Slide Pad Love: Why It’s a Big Deal
Wait, they are calling it the Circle Pad now? Well that’s just lame.
I could list all the 3DS features, but that would seem just silly; I am not a PR machine. March 27th is soon upon us all, and we will all have the 3DS in our grasp. Will I be ready to handle a brand new Nintendo handheld system? While it will take a bit for me to experience the 3D aspect (since Nintendo of Canada hasn’t bothered to release any 3DS tour information yet), it will be yet another handheld cycle for me to go through, and I’m looking forward to it.
While everyone is making a big deal (and rightfully so) of the other features included in the 3DS, there is one thing about the 3DS that was badly needed on the DS. I will let the picture below say it.
Say it with me now. Slide. Pad.
Analog control. While the DS hosted some fantastic 2D games, controlling 3D games was not so hot. The biggest control nightmare that really struck a chord with me was Super Mario 64 DS. Was controlling Mario, Yoshi, Wario and Luigi fun on the DS? No, it wasn’t. Extra stars and new courses were nice, but having to control a game with a D-Pad when it was originally a Nintendo 64 game built around using the N64’s control stick is not a good experience.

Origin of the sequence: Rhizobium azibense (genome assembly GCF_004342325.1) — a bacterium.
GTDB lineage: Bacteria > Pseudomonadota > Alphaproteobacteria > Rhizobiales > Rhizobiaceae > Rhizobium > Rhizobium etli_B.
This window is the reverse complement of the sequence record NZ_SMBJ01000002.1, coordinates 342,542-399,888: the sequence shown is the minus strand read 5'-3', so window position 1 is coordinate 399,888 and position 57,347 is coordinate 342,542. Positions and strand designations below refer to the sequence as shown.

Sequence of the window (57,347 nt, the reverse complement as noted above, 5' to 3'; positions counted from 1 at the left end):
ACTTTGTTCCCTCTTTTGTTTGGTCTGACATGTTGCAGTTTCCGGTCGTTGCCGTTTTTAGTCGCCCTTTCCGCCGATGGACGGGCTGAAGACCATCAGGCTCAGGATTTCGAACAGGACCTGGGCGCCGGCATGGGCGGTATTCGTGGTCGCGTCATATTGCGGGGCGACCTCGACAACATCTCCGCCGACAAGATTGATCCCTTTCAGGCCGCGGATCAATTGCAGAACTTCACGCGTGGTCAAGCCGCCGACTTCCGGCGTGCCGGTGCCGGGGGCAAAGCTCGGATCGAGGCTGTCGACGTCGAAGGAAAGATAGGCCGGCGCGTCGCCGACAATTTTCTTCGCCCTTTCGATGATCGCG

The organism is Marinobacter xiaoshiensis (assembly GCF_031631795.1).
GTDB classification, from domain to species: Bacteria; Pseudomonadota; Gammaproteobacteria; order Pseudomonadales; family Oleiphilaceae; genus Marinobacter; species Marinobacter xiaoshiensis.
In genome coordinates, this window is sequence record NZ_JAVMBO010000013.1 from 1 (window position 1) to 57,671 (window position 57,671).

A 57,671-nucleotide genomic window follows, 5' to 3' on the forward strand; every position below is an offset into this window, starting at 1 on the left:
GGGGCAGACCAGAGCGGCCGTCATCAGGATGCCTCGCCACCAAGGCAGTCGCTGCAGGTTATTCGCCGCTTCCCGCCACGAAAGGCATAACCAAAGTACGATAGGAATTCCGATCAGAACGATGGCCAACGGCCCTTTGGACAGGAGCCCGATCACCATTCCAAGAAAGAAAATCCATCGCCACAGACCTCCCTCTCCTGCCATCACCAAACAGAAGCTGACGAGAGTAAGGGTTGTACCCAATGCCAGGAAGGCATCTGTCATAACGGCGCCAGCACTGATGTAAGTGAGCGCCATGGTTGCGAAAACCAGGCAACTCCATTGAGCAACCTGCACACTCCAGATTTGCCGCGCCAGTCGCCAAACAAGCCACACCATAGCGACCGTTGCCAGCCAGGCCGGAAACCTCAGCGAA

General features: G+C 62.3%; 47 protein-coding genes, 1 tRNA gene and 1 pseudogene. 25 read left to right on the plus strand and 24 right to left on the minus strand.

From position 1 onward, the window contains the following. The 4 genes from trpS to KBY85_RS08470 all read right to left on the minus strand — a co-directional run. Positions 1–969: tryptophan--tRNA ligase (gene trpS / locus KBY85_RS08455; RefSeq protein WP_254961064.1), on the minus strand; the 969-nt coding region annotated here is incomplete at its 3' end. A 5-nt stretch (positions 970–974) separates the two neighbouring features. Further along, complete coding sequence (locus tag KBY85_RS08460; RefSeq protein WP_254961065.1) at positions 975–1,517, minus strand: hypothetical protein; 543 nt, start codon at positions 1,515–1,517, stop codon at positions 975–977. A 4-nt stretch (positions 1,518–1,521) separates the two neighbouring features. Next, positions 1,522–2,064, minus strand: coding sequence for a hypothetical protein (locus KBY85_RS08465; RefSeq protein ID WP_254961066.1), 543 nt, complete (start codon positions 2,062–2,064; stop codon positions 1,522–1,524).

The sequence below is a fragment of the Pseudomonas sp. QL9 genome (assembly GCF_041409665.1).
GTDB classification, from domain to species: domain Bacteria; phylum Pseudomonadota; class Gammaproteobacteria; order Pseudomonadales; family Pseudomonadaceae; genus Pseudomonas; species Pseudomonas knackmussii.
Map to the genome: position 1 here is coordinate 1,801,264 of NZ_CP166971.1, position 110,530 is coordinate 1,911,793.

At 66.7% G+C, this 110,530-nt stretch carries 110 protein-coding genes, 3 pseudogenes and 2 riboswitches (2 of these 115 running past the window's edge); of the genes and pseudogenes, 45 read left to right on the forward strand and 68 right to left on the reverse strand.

Mario 64 without a joystick is not fun. At all.
And Nintendo probably felt the same way as well. While the Nintendo DS was a bit more powerful than the N64, three dimensional games like Ocarina of Time would be a chore to control if put on the Nintendo DS. D-Pad controls do not work for games like Mario 64 and OOT, but after the Nintendo 3DS was unveiled to the masses at E3 2010, my attention immediately turned to the Slide Pad and what it can be used for. Non-2D games on the DS that have the D-Pad as an option? I can already think of a few: Okamiden, the two Final Fantasy remakes, Resident Evil: Deadly Silence, and Mario Kart DS.
Backwards compatibility with DS games will be enormously improved. If you’ve played any of the VC games on the Wii, then analog control comes into play if you want to use the Classic or GameCube controller. I have found it useful for some games, others not so much. The same should hold true for the Slide Pad, but unlike its console cousins, the Slide Pad is flat and has a more circular base than, say, the Classic Controller Pro’s analog sticks. Analog control on the 360 is far better then the Wii’s because its analog stick base is not octagonal. The Slide Pad also has a circular base. Console-like control on a Nintendo handheld that isn’t 2D based is like a dream come true.
It’s finally coming true in two weeks time. Super Mario 64 DS, you are going to have a home again.